• Mimi Rinaldi

What I Have Learned About Teaching Virtually

Updated: Jul 11, 2020

I wanted to take a few notes about some realizations I have had while teaching remote private lessons, virtual ensemble, and online drama classes. I would also like to acknowledge my platform and state that I support the Black Lives Matter movement and I believe reform is necessary for this country to be the land of the free and the home of the brave.

  1. Scheduling is Everything: I teach classes, take classes, sit in on meetings, attend lectures, and coach lessons throughout the day; it took me a while to find my flow. I started to feel better about my private lesson schedule when I started to share my cloud-calendar with the families. Leave NO room for miss-communication!

  2. The Platform Doesn't Matter: I 'prefer' Zoom, but only because I have used it the most. The share-screen feature is really handy in my private lessons; I have a tablet with about a dozen of music education applications that I would typically use in person - I have tried to keep that as part of my distant learning. The spotlight feature on Zoom was life-changing for my class of 12 children ages 5-7. Visual Cues are so necessary but can be difficult to maneuver in this virtual world.

  3. Fast Internet Absolutely Makes a Difference: I have been quarantined with my family since the beginning. We are lucky to have enough devices for each of us to work on as we teach and learn virtually. We HAVE to plan who is going to be using the majority of the internet when. Whoever is teaching during the hour gets first dibs!

  4. Be a Member of a Collective/Colloquium/Alliance/Association: I am so grateful for the conducting community. I have gotten to 'meet' so many amazing people over the past few months. I am honored to have heard so many of my modern idols speak... an opportunity that I do not think I would have gotten is the music world hadn't so gracefully transitioned online and open so many doors for young artists. A HUGE shout out and thank you to the Conductor's Collective, Conductor's Colloquium, ChorAmor, Professional Choral Collective, ACDA, NAfME, NATS and so many more organizations dedicated to the survival of Music in this time of Education chaos. There are still a lot of questions unanswered regarding how we will continue and transition into the 'new normal,' however, I know I have people in my corner and so many new resources.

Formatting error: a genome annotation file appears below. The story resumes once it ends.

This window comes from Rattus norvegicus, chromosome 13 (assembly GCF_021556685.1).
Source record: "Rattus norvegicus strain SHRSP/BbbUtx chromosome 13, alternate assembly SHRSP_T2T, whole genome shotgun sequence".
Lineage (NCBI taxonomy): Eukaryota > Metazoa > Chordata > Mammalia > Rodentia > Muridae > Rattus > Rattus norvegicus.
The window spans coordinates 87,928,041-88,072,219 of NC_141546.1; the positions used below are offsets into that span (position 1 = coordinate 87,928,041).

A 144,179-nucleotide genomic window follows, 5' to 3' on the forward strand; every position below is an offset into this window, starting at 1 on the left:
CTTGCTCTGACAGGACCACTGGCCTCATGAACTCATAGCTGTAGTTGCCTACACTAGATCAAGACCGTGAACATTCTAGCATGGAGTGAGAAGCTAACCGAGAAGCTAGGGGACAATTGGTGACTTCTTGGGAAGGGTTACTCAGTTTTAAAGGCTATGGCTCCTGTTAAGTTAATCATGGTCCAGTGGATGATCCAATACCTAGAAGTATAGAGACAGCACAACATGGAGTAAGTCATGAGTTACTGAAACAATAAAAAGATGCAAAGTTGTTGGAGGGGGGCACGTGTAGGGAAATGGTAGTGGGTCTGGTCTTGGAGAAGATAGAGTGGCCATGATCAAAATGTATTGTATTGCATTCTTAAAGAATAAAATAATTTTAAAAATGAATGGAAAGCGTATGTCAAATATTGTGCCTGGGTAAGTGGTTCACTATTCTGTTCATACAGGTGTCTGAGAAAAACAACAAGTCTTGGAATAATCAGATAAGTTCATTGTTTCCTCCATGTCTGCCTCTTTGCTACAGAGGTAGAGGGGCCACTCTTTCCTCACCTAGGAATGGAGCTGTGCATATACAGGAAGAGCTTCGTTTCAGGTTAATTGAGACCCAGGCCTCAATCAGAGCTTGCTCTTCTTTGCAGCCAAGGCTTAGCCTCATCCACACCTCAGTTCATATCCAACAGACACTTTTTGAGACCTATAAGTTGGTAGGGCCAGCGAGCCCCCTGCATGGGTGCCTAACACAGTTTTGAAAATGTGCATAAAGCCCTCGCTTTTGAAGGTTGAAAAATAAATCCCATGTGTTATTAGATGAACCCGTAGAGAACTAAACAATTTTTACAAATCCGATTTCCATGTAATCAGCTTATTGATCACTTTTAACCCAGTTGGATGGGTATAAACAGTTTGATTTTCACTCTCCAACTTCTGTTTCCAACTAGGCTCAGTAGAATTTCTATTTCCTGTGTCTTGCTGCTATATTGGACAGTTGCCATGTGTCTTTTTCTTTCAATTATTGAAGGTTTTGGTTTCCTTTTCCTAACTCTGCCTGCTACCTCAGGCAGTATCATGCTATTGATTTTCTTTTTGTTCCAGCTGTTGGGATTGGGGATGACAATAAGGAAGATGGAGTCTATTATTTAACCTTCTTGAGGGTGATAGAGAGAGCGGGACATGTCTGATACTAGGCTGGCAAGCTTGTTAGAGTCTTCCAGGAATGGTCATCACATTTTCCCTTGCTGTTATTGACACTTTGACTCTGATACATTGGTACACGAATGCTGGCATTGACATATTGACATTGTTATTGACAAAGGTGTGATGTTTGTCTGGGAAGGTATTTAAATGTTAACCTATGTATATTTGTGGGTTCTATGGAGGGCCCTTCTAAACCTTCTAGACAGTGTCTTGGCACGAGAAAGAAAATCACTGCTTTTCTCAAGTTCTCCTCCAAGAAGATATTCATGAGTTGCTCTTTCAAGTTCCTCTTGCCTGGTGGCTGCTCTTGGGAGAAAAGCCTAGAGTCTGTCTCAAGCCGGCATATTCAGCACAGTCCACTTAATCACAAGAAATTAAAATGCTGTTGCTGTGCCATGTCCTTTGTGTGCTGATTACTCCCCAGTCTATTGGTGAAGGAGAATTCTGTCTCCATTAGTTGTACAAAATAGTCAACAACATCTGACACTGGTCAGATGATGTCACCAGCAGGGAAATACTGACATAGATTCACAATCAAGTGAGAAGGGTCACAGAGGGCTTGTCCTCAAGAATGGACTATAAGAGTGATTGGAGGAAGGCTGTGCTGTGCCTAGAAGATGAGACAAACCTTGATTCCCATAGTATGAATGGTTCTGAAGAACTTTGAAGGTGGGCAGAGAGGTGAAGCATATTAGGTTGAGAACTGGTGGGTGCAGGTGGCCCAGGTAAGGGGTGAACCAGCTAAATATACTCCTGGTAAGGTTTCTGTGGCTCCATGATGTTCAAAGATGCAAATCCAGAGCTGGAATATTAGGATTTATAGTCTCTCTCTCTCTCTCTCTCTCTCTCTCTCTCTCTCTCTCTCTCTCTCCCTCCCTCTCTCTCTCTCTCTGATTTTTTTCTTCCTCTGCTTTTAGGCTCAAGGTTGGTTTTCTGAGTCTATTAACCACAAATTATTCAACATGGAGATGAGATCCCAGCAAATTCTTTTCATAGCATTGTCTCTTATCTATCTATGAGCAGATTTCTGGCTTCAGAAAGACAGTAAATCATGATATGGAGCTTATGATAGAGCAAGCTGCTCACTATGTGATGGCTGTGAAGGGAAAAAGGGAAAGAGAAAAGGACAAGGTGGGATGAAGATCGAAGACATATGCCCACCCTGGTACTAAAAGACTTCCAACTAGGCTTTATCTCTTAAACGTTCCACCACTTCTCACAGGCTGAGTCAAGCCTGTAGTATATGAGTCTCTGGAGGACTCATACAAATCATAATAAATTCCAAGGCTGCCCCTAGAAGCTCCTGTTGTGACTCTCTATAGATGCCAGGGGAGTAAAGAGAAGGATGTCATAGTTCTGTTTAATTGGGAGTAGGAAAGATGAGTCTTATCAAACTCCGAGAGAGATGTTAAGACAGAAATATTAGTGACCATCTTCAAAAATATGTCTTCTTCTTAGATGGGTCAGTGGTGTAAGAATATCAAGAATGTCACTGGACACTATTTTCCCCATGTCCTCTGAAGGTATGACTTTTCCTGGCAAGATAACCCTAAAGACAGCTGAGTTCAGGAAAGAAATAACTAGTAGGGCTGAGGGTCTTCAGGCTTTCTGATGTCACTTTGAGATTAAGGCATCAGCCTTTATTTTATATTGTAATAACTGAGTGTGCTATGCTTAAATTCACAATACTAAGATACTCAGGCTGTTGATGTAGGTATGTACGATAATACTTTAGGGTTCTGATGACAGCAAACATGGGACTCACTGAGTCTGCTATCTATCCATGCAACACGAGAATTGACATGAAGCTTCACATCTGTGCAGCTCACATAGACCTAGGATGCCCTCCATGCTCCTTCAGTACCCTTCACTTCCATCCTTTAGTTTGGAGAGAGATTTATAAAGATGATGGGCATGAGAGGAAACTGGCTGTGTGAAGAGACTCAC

5. Have a Designated Work Space: I am not a great example of this step. Private lessons are at the piano and classes are in the basement where I have room to MOVE! When I was still completing my IC coursework, I stayed in the bedroom. Meetings and lectures take place at the table.

  6. Use Social Media in a Healthy Way: I attempted to purge social media due to the concerning screen time statistic Apple so graciously sends me once a week... but I felt so disconnected from my friends and family during the pandemic. Facebook groups have been a great resource for local educators and musicians. Instagram has been a great resource for keeping up with statements from some of my favorite political activists. I have been learning a lot about my privilege in this society.

  7. Listen to a Podcast and Read a Blog: I consider myself a podcast 'newb' but I am happy to share what I have been listening to! I have been listening to Music Speaks and Music (ed) Matters.

  8. Allow yourself to take a break: This is definitely the hardest for me. The health of your eyes, ears, and mind are compromised now more than ever before. Limit what you can of your screen time and opt for headphones over earbuds. Let yourself have a brain break at least once a day; do a puzzle, study a language, water a plant, listen to a podcast, take a walk, etc. I made the tough choice of taking a week off private lessons so I can catch up with myself. I had been teaching 16 weeks straight when I realized that my brain and voice were tired. Listen to your body and please drink water!

  9. Over. Plan. Trust Me: I have taught a lot of drama camps for children in my career. We typically focus on acting, music, movement, and design. I typically keep every medium equally, however the past two weeks I have had to keep movement at the foreground at over 50% of the focused activities. Any kind of match-my-body, move with me, react to my guided story have been necessary to the performance goals of the class. Since design is so often individual or timed centers, it has been placed in the background and is mostly post-class activities. Sometimes I will create an ensemble rendering of a set, however the longer the students have to sit, listen, and watch, the more you turn into a television screen. The more interactive you can be with the students' bodies, minds, voices, and imaginations, the more involved they will be throughout the class.

  10. Keep the Energy: Any kind of Kinesthetic Activity is beneficial for the lesson. I feel as if I am constantly having to prove to the students that I am real and I am speaking directly to them. I say their names constantly and directly address and ask questions throughout because it is so easy for them to forget I am not a Netflix special. Nothing is pre-recorded... it is all live teaching. Some of our students are used to a recording of their classroom teacher... it is so easy for these online lessons to turn in to a sit and get lecture. 5-year-olds do not want to sit through a lecture in lieu of camp :)

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